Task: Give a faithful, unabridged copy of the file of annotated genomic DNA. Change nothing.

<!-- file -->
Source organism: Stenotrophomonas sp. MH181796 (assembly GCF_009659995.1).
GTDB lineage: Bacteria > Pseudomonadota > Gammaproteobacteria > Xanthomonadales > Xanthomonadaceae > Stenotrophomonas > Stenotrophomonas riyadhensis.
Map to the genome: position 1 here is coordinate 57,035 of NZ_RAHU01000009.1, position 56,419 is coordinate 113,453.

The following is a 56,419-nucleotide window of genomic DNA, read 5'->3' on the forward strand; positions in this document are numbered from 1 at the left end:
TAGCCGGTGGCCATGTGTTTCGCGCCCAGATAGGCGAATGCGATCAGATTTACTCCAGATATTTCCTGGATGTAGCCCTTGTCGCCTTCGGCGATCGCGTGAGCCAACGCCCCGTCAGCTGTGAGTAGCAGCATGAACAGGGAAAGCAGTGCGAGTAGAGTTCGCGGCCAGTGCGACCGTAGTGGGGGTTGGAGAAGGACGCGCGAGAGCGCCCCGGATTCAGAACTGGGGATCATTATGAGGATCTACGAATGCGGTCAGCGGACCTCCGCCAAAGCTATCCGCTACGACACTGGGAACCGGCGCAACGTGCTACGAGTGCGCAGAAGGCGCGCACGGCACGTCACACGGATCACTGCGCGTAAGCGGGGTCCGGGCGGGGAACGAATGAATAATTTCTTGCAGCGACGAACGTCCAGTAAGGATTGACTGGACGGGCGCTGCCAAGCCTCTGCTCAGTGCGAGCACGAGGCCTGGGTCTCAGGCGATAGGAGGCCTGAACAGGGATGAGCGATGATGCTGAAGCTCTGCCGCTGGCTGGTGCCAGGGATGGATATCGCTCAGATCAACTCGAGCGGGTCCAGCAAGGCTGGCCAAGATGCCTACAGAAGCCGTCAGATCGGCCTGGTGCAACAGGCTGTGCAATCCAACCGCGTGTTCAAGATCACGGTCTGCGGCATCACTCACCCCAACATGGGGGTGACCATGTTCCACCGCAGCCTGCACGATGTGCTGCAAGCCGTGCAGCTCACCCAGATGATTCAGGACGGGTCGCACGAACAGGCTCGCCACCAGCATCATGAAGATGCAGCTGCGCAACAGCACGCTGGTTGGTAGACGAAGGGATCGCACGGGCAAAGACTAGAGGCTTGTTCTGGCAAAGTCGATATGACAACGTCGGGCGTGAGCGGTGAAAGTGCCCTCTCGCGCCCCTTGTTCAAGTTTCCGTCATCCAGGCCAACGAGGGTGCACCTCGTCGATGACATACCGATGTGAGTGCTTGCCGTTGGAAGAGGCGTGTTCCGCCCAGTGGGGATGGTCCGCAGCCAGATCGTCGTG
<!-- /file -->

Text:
Source organism: Stenotrophomonas sp. MH181796 (assembly GCF_009659995.1).
GTDB lineage: Bacteria > Pseudomonadota > Gammaproteobacteria > Xanthomonadales > Xanthomonadaceae > Stenotrophomonas > Stenotrophomonas riyadhensis.
Map to the genome: position 1 here is coordinate 57,035 of NZ_RAHU01000009.1, position 56,419 is coordinate 113,453.

The following is a 56,419-nucleotide window of genomic DNA, read 5'->3' on the forward strand; positions in this document are numbered from 1 at the left end:
TAGCCGGTGGCCATGTGTTTCGCGCCCAGATAGGCGAATGCGATCAGATTTACTCCAGATATTTCCTGGATGTAGCCCTTGTCGCCTTCGGCGATCGCGTGAGCCAACGCCCCGTCAGCTGTGAGTAGCAGCATGAACAGGGAAAGCAGTGCGAGTAGAGTTCGCGGCCAGTGCGACCGTAGTGGGGGTTGGAGAAGGACGCGCGAGAGCGCCCCGGATTCAGAACTGGGGATCATTATGAGGATCTACGAATGCGGTCAGCGGACCTCCGCCAAAGCTATCCGCTACGACACTGGGAACCGGCGCAACGTGCTACGAGTGCGCAGAAGGCGCGCACGGCACGTCACACGGATCACTGCGCGTAAGCGGGGTCCGGGCGGGGAACGAATGAATAATTTCTTGCAGCGACGAACGTCCAGTAAGGATTGACTGGACGGGCGCTGCCAAGCCTCTGCTCAGTGCGAGCACGAGGCCTGGGTCTCAGGCGATAGGAGGCCTGAACAGGGATGAGCGATGATGCTGAAGCTCTGCCGCTGGCTGGTGCCAGGGATGGATATCGCTCAGATCAACTCGAGCGGGTCCAGCAAGGCTGGCCAAGATGCCTACAGAAGCCGTCAGATCGGCCTGGTGCAACAGGCTGTGCAATCCAACCGCGTGTTCAAGATCACGGTCTGCGGCATCACTCACCCCAACATGGGGGTGACCATGTTCCACCGCAGCCTGCACGATGTGCTGCAAGCCGTGCAGCTCACCCAGATGATTCAGGACGGGTCGCACGAACAGGCTCGCCACCAGCATCATGAAGATGCAGCTGCGCAACAGCACGCTGGTTGGTAGACGAAGGGATCGCACGGGCAAAGACTAGAGGCTTGTTCTGGCAAAGTCGATATGACAACGTCGGGCGTGAGCGGTGAAAGTGCCCTCTCGCGCCCCTTGTTCAAGTTTCCGTCATCCAGGCCAACGAGGGTGCACCTCGTCGATGACATACCGATGTGAGTGCTTGCCGTTGGAAGAGGCGTGTTCCGCCCAGTGGGGATGGTCCGCAGCCAGATCGTCGTG